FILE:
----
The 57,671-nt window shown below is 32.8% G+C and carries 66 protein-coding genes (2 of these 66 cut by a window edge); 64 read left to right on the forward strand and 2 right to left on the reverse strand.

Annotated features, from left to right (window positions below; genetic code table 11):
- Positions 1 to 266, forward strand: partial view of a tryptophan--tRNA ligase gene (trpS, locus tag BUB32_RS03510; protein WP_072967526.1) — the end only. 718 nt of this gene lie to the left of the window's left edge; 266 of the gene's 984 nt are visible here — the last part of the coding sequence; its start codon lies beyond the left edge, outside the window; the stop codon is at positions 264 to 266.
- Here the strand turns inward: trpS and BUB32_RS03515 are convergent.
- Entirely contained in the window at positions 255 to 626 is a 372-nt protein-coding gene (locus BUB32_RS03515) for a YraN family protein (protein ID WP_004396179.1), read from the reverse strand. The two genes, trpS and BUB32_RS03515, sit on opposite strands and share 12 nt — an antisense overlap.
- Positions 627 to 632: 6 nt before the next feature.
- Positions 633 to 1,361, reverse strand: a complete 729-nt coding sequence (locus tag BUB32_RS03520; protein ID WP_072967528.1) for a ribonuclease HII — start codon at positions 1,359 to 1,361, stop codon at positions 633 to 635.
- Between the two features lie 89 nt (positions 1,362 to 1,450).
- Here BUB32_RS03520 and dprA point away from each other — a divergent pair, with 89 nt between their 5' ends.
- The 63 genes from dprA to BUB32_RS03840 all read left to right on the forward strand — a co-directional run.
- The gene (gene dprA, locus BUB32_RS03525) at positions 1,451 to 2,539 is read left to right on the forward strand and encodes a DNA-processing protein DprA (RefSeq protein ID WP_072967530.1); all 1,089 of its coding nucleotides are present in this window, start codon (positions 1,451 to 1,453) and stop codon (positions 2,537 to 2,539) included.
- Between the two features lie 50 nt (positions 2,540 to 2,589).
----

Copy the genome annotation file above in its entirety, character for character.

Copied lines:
The 57,671-nt window shown below is 32.8% G+C and carries 66 protein-coding genes (2 of these 66 cut by a window edge); 64 read left to right on the forward strand and 2 right to left on the reverse strand.

Annotated features, from left to right (window positions below; genetic code table 11):
- Positions 1 to 266, forward strand: partial view of a tryptophan--tRNA ligase gene (trpS, locus tag BUB32_RS03510; protein WP_072967526.1) — the end only. 718 nt of this gene lie to the left of the window's left edge; 266 of the gene's 984 nt are visible here — the last part of the coding sequence; its start codon lies beyond the left edge, outside the window; the stop codon is at positions 264 to 266.
- Here the strand turns inward: trpS and BUB32_RS03515 are convergent.
- Entirely contained in the window at positions 255 to 626 is a 372-nt protein-coding gene (locus BUB32_RS03515) for a YraN family protein (protein ID WP_004396179.1), read from the reverse strand. The two genes, trpS and BUB32_RS03515, sit on opposite strands and share 12 nt — an antisense overlap.
- Positions 627 to 632: 6 nt before the next feature.
- Positions 633 to 1,361, reverse strand: a complete 729-nt coding sequence (locus tag BUB32_RS03520; protein ID WP_072967528.1) for a ribonuclease HII — start codon at positions 1,359 to 1,361, stop codon at positions 633 to 635.
- Between the two features lie 89 nt (positions 1,362 to 1,450).
- Here BUB32_RS03520 and dprA point away from each other — a divergent pair, with 89 nt between their 5' ends.
- The 63 genes from dprA to BUB32_RS03840 all read left to right on the forward strand — a co-directional run.
- The gene (gene dprA, locus BUB32_RS03525) at positions 1,451 to 2,539 is read left to right on the forward strand and encodes a DNA-processing protein DprA (RefSeq protein ID WP_072967530.1); all 1,089 of its coding nucleotides are present in this window, start codon (positions 1,451 to 1,453) and stop codon (positions 2,537 to 2,539) included.
- Between the two features lie 50 nt (positions 2,540 to 2,589).